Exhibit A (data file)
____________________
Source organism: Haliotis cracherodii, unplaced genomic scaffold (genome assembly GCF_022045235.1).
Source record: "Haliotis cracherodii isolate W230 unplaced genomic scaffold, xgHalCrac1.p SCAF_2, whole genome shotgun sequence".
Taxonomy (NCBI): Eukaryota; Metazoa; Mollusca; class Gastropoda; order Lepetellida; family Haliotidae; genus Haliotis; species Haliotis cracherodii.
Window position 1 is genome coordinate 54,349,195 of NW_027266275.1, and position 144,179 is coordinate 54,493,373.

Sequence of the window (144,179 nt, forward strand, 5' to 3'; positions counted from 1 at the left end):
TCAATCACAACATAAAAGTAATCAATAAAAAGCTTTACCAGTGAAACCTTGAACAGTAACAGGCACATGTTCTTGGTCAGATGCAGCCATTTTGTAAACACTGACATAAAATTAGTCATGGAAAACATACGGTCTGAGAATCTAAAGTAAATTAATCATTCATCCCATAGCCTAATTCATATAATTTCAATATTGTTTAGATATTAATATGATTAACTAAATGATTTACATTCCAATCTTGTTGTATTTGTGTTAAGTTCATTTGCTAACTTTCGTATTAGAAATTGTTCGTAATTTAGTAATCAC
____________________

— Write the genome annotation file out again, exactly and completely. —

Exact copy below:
Source organism: Haliotis cracherodii, unplaced genomic scaffold (genome assembly GCF_022045235.1).
Source record: "Haliotis cracherodii isolate W230 unplaced genomic scaffold, xgHalCrac1.p SCAF_2, whole genome shotgun sequence".
Taxonomy (NCBI): Eukaryota; Metazoa; Mollusca; class Gastropoda; order Lepetellida; family Haliotidae; genus Haliotis; species Haliotis cracherodii.
Window position 1 is genome coordinate 54,349,195 of NW_027266275.1, and position 144,179 is coordinate 54,493,373.

Sequence of the window (144,179 nt, forward strand, 5' to 3'; positions counted from 1 at the left end):
TCAATCACAACATAAAAGTAATCAATAAAAAGCTTTACCAGTGAAACCTTGAACAGTAACAGGCACATGTTCTTGGTCAGATGCAGCCATTTTGTAAACACTGACATAAAATTAGTCATGGAAAACATACGGTCTGAGAATCTAAAGTAAATTAATCATTCATCCCATAGCCTAATTCATATAATTTCAATATTGTTTAGATATTAATATGATTAACTAAATGATTTACATTCCAATCTTGTTGTATTTGTGTTAAGTTCATTTGCTAACTTTCGTATTAGAAATTGTTCGTAATTTAGTAATCAC